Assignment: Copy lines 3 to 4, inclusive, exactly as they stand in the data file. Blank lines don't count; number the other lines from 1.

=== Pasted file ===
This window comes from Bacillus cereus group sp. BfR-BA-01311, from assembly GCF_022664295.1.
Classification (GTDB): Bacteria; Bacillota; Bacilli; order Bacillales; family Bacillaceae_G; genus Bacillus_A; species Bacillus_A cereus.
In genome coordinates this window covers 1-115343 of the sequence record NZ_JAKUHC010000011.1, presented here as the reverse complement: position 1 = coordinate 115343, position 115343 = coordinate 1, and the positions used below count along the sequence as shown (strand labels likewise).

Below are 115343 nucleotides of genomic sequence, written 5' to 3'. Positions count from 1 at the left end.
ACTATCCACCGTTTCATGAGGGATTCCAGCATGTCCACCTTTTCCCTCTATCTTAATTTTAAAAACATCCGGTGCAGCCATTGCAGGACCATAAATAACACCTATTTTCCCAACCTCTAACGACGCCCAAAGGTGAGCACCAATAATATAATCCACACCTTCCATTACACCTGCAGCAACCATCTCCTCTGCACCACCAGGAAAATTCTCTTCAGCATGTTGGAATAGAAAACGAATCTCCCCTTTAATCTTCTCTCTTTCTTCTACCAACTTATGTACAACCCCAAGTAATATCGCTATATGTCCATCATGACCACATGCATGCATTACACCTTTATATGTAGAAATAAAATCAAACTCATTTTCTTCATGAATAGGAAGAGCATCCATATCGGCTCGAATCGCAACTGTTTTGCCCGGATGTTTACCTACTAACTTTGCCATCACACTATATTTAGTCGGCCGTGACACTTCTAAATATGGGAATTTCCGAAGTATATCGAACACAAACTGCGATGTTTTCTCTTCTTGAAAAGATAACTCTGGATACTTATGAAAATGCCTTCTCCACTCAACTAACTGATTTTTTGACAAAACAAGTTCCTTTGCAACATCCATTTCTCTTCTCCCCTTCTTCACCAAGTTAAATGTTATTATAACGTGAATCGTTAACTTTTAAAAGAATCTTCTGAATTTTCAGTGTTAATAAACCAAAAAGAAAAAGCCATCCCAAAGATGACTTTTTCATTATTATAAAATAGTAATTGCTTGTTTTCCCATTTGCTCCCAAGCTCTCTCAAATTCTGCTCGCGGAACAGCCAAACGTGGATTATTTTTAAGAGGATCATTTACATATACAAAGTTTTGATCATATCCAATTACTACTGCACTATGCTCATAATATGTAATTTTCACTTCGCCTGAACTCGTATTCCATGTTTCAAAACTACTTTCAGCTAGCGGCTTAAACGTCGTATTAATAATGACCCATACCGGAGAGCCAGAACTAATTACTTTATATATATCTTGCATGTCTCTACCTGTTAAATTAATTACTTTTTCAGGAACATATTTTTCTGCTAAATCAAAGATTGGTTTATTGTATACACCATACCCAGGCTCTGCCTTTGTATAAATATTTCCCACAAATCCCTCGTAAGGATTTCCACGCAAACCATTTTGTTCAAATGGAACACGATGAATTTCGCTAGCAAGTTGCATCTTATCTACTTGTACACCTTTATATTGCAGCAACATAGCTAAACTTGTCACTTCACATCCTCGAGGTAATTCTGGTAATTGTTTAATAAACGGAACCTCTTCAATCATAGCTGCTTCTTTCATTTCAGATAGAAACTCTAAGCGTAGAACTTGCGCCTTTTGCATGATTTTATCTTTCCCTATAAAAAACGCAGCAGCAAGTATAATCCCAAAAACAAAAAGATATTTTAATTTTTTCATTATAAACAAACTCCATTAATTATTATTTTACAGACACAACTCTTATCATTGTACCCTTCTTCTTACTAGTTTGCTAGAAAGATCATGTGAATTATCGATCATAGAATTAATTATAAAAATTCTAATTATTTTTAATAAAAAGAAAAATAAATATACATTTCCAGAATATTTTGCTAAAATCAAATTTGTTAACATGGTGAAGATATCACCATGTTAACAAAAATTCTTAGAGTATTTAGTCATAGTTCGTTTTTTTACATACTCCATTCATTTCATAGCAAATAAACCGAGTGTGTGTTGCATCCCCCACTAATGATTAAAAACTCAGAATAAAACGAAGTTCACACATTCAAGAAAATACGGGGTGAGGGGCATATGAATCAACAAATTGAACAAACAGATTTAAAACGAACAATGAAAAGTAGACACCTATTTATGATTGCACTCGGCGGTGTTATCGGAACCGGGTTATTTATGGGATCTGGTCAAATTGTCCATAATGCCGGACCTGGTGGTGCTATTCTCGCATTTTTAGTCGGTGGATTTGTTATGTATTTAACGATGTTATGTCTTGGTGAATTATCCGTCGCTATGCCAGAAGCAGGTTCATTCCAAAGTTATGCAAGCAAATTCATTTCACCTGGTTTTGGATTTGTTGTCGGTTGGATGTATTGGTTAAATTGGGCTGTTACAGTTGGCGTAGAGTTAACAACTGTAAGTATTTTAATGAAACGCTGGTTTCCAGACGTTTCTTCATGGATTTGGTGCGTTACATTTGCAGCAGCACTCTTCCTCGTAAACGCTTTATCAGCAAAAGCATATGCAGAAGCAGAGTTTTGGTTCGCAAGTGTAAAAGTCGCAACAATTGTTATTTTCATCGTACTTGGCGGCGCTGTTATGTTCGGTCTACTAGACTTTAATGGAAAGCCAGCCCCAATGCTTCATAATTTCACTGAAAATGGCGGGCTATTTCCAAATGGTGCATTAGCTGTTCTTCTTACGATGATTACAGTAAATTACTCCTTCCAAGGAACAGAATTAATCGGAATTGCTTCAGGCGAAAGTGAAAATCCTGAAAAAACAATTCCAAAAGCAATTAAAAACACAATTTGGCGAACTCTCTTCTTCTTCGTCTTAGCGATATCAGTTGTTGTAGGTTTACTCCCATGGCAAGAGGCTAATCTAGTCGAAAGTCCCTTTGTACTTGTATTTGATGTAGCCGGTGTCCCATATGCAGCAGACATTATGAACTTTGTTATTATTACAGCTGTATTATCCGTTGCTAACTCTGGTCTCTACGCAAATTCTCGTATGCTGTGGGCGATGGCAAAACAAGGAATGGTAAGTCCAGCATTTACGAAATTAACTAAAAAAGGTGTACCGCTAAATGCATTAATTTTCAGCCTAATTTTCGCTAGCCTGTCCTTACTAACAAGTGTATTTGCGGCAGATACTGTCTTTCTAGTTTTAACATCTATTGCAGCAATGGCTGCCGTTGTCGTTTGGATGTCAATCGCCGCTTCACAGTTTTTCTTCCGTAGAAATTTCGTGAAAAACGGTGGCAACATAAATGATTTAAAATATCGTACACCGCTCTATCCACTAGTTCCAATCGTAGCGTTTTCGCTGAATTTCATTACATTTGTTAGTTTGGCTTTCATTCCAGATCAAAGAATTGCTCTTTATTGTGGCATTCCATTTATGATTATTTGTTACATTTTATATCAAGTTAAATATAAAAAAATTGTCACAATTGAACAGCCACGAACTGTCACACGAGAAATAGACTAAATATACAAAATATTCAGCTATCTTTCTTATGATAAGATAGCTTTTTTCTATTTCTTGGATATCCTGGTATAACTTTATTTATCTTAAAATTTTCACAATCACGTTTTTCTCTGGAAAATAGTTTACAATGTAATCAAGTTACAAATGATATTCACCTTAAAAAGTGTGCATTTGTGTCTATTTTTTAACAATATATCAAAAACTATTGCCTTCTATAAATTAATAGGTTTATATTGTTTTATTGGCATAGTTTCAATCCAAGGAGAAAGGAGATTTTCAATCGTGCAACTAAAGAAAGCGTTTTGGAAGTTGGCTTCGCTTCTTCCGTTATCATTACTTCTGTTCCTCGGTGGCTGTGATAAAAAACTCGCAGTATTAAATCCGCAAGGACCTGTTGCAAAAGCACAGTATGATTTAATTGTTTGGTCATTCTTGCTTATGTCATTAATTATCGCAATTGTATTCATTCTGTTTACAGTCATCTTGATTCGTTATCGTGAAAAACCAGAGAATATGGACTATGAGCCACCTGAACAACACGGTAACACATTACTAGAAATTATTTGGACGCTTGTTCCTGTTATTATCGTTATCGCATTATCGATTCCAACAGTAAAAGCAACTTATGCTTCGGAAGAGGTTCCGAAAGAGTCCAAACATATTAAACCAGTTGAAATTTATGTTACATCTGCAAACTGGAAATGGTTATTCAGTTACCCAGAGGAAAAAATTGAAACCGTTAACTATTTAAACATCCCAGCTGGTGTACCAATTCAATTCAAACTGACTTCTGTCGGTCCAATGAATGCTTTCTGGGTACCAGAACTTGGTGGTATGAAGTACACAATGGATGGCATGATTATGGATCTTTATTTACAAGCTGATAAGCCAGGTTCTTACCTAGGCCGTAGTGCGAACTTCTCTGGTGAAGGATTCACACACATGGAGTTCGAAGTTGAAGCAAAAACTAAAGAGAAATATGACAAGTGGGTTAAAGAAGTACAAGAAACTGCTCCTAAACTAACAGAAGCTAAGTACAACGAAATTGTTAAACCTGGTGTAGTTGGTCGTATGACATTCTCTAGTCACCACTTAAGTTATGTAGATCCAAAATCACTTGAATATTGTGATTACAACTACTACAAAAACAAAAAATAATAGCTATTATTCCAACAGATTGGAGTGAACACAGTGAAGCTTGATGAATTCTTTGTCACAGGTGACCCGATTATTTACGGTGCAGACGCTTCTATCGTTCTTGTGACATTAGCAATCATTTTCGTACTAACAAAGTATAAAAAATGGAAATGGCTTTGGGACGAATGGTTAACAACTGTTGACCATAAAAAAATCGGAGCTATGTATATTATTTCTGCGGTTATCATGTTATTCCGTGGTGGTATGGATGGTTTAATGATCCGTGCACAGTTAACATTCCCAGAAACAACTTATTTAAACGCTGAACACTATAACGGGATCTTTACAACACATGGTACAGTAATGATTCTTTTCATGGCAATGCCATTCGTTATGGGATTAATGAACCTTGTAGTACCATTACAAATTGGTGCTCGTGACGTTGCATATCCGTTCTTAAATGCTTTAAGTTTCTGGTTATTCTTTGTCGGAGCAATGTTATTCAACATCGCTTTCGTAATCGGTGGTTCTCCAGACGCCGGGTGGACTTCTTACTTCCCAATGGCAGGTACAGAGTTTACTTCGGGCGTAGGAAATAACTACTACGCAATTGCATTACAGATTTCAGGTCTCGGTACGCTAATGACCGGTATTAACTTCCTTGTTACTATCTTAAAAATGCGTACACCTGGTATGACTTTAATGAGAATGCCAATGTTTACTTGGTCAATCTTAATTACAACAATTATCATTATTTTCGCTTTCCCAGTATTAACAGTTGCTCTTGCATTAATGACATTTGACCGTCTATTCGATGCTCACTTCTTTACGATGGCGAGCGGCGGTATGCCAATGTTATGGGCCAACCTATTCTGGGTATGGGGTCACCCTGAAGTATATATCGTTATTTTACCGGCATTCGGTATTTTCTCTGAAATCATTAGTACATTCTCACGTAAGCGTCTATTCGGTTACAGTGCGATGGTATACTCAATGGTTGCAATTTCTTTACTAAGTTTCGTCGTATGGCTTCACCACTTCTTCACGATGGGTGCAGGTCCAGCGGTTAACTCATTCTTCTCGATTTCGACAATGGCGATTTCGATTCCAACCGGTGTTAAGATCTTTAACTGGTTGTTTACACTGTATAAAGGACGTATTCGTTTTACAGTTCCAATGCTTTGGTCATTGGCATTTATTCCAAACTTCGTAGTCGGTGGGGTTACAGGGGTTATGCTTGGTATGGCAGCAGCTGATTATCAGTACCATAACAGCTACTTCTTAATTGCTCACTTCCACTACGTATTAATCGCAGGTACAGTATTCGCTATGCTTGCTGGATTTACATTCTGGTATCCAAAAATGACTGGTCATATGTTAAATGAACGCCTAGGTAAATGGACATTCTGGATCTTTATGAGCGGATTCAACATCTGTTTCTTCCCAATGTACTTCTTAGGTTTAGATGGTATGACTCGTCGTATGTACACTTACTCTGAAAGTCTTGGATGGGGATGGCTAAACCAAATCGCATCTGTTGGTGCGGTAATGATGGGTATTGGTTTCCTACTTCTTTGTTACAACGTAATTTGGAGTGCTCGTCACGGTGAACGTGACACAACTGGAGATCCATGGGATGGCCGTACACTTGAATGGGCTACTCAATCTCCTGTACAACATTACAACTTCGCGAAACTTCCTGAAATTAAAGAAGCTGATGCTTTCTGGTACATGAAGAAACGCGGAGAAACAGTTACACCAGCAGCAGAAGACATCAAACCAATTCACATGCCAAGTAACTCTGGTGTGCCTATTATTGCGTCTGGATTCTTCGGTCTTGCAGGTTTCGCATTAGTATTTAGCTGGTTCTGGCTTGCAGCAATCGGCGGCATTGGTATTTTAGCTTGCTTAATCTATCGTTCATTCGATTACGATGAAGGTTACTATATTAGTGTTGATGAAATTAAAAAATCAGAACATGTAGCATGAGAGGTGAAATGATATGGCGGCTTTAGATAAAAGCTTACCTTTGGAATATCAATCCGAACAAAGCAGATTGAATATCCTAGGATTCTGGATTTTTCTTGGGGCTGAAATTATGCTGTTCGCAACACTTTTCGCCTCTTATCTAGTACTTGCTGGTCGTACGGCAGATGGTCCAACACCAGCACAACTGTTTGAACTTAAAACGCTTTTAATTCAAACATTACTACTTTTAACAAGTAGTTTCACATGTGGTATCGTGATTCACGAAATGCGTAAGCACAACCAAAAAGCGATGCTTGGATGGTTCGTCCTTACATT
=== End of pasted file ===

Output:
In genome coordinates this window covers 1-115343 of the sequence record NZ_JAKUHC010000011.1, presented here as the reverse complement: position 1 = coordinate 115343, position 115343 = coordinate 1, and the positions used below count along the sequence as shown (strand labels likewise).

Below are 115343 nucleotides of genomic sequence, written 5' to 3'. Positions count from 1 at the left end.